How important is it and cherry-picking of which results to stress? The book has almost no sense of magnitudes or importance. We are told that grit predicts how far spelling bee contestants go, etc. But there is no discussion of how big the effect is, or what the R2 of such a prediction is. Of course her academic papers have this, so it was disappointing not to have any of this discussion in the book – e.g. this paper of hers finds 1 SD in grit is associated with a 32% increase in the odds of completing a 24-day special Ops course, even conditioning on age, general intelligence, physical fitness and schooling; sales candidates 1 SD higher in grit had 40% higher odds of workplace retention even conditioning on age, experience, and each of the big-5 personality traits; Students 1 SD higher in grit had a 21% higher likelihood of graduating a year later from Chicago Public schools, conditioning on standardized achievement test results, age, gender, ethnicity, motivation, and other factors. Note these are percentage, not percentage point increases, and the base rate is unclear in some cases.
But what the book is completely silent on are studies where grit has no predictive power. This excellent Slate review of the book notes a meta-analysis of the literature on grit finds grit doesn’t differ much from the measure of conscientiousness that has been used for many years, and notes several studies where grit has had no predictive success. In my own (ongoing) work, grit appears to have little ability to predict which entrepreneurs will start and grow their businesses and which won’t.
How gameable is the measure? Duckworth acknowledges that “like any self-report questionnaire, the Grit Scale is ridiculously fakeable…it’s hard to imagine using the Grit scale in a high-stakes setting where, in fact, there’s something to gain by pretending that “I finish whatever I begin”. Her solution is to count up how many extracurricular activities you’ve done and whether you’ve sustained them for multiple years and improved in them to a position of achievement. It’s not clear how useful such an approach would be for much work in developing countries in using grit to decide which job-seekers to enroll in a program, or which small business owners to support for example.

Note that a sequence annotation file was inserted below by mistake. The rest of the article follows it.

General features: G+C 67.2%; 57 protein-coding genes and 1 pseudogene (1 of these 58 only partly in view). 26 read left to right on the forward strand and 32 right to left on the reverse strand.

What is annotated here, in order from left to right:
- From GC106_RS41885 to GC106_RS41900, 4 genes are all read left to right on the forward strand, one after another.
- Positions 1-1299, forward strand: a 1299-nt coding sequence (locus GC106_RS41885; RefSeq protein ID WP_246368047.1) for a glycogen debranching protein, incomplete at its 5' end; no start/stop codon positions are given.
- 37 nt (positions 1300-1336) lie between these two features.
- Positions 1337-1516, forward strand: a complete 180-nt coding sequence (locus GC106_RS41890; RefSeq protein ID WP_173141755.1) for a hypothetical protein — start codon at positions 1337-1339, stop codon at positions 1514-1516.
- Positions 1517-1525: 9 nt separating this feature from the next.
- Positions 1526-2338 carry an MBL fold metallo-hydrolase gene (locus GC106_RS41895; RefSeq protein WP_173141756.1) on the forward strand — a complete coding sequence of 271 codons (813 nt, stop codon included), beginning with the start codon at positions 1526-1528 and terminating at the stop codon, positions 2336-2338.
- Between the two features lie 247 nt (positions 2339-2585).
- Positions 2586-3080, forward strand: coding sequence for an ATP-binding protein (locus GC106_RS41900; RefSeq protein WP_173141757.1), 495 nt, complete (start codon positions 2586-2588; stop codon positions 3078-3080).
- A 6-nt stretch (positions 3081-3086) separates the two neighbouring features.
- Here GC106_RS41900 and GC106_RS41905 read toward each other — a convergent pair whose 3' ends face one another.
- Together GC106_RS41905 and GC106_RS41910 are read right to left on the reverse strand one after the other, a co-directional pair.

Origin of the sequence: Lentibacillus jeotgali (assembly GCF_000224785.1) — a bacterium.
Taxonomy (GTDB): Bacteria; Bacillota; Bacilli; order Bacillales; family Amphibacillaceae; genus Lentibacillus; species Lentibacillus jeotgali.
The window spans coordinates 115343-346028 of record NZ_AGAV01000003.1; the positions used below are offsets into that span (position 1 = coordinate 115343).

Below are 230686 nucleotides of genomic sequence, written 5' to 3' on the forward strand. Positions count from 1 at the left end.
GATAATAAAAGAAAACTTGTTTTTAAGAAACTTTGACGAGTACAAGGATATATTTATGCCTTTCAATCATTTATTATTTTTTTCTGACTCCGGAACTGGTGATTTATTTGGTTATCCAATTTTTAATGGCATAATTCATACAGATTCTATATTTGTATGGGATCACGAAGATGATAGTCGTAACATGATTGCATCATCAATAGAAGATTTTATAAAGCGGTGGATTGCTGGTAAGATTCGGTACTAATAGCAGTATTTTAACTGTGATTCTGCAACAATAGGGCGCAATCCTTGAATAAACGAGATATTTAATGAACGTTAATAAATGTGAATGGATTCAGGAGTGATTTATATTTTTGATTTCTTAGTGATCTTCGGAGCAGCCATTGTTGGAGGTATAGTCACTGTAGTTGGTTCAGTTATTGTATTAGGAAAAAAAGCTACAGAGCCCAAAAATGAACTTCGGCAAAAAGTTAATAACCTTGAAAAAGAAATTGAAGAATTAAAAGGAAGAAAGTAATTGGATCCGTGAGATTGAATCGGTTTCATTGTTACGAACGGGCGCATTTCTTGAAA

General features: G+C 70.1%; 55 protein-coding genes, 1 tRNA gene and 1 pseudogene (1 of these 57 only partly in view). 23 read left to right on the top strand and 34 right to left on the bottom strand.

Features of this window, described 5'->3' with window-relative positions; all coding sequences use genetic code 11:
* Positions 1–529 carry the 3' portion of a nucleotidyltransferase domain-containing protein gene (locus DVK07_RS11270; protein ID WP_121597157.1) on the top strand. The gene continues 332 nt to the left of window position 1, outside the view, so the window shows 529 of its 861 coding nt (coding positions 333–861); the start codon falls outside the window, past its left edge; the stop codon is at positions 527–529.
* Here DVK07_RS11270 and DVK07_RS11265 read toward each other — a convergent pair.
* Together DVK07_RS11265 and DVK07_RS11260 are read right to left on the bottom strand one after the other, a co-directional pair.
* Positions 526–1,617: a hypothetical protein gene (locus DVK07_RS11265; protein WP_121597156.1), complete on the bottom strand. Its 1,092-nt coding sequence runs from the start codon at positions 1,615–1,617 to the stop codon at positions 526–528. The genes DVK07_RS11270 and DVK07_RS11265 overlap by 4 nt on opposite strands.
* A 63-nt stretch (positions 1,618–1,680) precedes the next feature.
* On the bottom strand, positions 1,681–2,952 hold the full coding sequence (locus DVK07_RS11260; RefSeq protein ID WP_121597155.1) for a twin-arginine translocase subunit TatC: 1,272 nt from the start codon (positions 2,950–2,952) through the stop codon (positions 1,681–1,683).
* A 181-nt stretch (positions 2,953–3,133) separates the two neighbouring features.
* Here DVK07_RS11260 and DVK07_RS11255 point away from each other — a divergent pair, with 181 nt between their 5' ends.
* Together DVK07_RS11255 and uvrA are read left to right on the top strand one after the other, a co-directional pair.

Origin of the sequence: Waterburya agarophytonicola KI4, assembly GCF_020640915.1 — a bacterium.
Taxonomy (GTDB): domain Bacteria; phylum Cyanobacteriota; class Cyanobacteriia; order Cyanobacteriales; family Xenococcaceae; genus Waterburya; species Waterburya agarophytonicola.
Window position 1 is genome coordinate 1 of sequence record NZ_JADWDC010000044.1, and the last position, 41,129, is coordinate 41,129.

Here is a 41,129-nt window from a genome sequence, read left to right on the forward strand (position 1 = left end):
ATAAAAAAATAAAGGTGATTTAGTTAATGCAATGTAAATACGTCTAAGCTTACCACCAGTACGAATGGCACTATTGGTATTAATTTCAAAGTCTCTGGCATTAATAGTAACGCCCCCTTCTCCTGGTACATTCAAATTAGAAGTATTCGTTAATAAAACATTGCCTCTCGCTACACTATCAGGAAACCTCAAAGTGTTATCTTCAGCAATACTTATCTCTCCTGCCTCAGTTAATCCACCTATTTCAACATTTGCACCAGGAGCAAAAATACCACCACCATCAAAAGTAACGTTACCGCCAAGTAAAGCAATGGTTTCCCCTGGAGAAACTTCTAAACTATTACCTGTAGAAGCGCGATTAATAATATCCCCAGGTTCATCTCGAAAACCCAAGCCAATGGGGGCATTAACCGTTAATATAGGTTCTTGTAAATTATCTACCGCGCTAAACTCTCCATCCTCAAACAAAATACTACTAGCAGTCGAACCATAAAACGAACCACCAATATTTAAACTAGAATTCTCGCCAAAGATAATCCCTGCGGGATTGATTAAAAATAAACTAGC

It’s incredibly U.S.-centric – almost all the evidence is from relatively small samples in the U.S., with a side discussion on the Finnish culture of sisu (perseverance). There is thus a lot of scope for development researchers to learn how well the concept performs in a wider variety of countries.
The evidence on how to improve grit is really slight: Duckworth acknowledges that the evidence is not strong for this yet – there don’t appear to be any RCTs which demonstrate that efforts to improve grit have lasting and meaningful effects, let alone a comparison of alternative approaches. So again plenty of scope for research, but also a reason to be cautious in applying the ideas.
When to give up? She has a page of discussion on the question of whether you can have too much grit, noting the research is unclear, but she thinks the prospect of people being too gritty is so removed from current reality as to hardly be an issue. But while perseverance sounds good, we also use words like stubborn and obstinate for people who won’t give up – the second half of this Hidden Brain podcast discusses interesting research by Gale Lucas on the downside of grit, and the conclusion that “We call them gritty or call them stubborn after we know how things turned out in the end.”
Bonus reading: this NPR Education piece summarizes the meta-analysis on grit and the three critiques of grit from it, along with her response to it.